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Posted on Sep 20, 2010
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SBIR 2.0 - The new and improved SBIR

Washington, DC - The Small Business Innovation Research (SBIR) Program will undergo a series of improvements in the coming months to increase the effectiveness and efficiency of the overall program. Together, these improvements will represent a new and improved SBIR, or as we are calling it, "SBIR 2.0".

SBIR 2.0 will make the program more entrepreneur-friendly to ensure entrepreneurs have the support they need to do what they do best - innovate and create jobs. By leveraging best practices among the 11 agencies who participate in SBIR and strengthening performance measurements to ensure effective operation government wide, SBIR 2.0 will produce better results for the program. SBIR 2.0 improvements will include:

Simplification and Streamlining

  • Setting the target time-frame between selection of a proposal and award to an applicant at less than 60 days for all agencies. The program will work to standardizing contracts and share best practices to enable faster turnaround times.
  • Building a "one-stop-shop" web portal with all solicitation topics available and searchable with current announcements and news that will allow entrepreneurs to find what they need in one place - instead of having to sift through 11 different agency sites for solicitations.
  • Evaluating opportunities to clarify and simplify data rights for the Federal Government and entrepreneurs.
  • Expanding bridge financing programs - with a focus on Phase II matching programs. Currently, matching funds from just 4 SBIR agencies contribute over $40M per year in SBIR monies, leading to over $100M per year in matching funds from other investment sources in Phase II companies. The program will encourage more SBIR agencies to leverage their SBIR funds to encourage third party investment. Additionally, the Department of Energy has announced $30M in new funding for Phase III with money not previously a part of the SBIR allocation.
  • Expanding use of the SBIR program to facilitate technology transfer from federal labs. NIST initially piloted using the SBIR program to encourage commercialization of intramural research, and this innovative approach to technology transfer is now expanding. The National Institute of Standards and Technology, the Navy, the National Institutes of Health, and the Department of Transportation have committed to fund targeted innovations from Federal intramural labs to enhance their commercialization prospects through the SBIR program.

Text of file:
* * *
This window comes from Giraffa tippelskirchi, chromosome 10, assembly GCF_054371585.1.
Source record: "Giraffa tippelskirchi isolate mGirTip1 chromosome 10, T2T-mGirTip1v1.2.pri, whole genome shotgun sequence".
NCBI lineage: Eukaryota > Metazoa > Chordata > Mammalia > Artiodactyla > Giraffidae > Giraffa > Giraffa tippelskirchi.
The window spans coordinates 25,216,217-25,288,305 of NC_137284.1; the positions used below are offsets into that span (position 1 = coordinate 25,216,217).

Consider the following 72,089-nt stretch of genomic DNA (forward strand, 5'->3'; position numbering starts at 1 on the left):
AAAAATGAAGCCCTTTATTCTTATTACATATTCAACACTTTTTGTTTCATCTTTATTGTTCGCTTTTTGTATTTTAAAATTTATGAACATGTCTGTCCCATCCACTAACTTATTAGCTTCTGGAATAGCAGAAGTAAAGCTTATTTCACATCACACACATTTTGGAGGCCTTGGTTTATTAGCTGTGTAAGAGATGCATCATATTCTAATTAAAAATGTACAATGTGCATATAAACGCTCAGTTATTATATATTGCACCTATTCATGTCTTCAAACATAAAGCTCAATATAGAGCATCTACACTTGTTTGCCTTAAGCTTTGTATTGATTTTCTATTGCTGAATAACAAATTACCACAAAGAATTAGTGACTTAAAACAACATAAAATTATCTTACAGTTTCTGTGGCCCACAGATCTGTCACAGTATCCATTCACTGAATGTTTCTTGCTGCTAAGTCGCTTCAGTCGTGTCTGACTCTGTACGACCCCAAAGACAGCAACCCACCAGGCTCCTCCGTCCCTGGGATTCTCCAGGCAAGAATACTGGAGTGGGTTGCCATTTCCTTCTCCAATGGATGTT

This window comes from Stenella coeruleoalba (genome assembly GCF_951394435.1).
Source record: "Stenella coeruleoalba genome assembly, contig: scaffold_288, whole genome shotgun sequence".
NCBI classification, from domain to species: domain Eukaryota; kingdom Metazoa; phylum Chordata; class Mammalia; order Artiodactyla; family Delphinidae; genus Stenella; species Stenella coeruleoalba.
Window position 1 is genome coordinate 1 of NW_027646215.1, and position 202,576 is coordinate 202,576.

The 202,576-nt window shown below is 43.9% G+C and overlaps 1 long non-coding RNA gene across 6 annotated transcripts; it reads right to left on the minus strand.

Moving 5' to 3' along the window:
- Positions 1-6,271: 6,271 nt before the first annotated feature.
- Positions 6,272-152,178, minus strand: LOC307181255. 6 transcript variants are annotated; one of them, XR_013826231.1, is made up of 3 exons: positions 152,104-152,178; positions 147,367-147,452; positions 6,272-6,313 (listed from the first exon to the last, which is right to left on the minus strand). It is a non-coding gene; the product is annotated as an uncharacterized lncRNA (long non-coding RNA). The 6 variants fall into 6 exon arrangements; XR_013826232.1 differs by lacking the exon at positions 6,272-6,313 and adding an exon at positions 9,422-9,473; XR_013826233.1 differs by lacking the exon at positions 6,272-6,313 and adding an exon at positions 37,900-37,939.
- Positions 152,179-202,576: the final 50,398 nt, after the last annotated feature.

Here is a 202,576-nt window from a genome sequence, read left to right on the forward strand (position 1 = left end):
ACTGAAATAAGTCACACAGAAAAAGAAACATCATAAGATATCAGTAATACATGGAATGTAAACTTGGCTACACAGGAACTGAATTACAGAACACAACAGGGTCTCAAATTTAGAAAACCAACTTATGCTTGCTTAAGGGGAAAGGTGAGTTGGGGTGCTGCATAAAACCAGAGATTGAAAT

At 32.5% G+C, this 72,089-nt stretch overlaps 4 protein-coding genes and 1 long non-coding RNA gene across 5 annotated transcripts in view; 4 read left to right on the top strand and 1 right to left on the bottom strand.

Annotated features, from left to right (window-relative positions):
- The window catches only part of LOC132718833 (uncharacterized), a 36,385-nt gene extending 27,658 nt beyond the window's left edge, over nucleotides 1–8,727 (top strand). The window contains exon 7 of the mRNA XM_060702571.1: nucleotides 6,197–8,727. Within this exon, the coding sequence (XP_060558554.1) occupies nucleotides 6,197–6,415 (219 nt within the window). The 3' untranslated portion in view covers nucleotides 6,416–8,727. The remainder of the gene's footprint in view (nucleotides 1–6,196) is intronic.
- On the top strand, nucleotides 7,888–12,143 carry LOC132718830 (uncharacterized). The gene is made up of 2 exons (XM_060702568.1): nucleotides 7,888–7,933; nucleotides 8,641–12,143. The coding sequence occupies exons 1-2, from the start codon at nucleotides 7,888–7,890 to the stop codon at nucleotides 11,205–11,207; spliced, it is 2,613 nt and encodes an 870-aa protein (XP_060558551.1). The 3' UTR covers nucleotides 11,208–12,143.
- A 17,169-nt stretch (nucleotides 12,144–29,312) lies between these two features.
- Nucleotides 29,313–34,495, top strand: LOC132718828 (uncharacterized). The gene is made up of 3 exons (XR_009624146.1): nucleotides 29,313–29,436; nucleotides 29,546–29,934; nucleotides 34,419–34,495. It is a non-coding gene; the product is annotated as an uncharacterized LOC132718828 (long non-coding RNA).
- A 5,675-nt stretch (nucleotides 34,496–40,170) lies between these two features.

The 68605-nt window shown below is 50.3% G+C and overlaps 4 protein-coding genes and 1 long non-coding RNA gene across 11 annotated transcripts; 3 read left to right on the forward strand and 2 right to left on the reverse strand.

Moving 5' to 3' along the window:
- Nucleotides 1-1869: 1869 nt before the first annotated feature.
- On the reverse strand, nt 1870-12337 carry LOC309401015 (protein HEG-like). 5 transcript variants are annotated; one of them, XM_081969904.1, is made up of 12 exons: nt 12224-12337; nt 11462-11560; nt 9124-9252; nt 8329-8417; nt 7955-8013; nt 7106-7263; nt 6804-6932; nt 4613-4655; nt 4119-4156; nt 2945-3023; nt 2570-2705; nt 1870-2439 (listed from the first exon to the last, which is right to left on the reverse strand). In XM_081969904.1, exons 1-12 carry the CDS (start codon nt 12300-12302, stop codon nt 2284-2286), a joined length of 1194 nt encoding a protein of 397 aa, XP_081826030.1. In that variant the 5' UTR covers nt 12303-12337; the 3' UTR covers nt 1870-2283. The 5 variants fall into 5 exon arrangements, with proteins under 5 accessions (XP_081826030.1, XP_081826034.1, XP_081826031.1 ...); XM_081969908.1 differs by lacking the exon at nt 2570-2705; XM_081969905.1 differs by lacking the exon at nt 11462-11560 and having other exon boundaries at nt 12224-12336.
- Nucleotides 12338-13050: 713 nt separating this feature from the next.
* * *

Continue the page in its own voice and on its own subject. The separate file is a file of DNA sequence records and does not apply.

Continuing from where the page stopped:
• Encouraging agencies to issue joint solicitations to work together to streamline topics for applicants and address areas of national priorities. NIH, DHS, DARPA, NSF and USDA are participating in a joint SBIR Phase I solicitation for robotics topics closing on December 20, 2010. The FOA features more than 50 topics to which small businesses can respond. These type of joint solicitations encourage agencies to work together to streamline topics for applicants and address national priorities.
     

Better Performance Management

  • Implementing common performance metrics across the SBIR agencies to clearly define commercialization and innovation successes for agencies and individual companies.
  • Sharing performance data publicly, consistent with the Administration's priorities on transparency and open government.


For additional background on SBIR 2.0, please see the Frequently Asked Questions.
 

About SBIR/Background/History

The SBIR program is a highly competitive three-phase award system which provides qualified small businesses with opportunities to propose innovative ideas that meet the specific research and development needs of the Federal Government. The program is a set aside from the external research budgets of 11 participating agencies with external research budgets greater than $100 million per year.

In the current economic environment, in which start-up companies are having difficulty accessing capital, the SBIR program is more important than ever. Last year, the SBIR program distributed approximately $2.5 billion in funding to small businesses, while the entire venture capital industry only put $1.7 billion into early-stage investments. The program is specifically designed to fund research and development projects that private sector investors may deem too early or too risky.

The goals of the SBIR Program include fostering innovation, using small business to meet federal research and development needs, enhancing private-sector commercialization of innovation, and increasing women and minority participation in technology innovation. The program has provided early funding for technology companies such as Qualcomm, Symantec, and Genentech.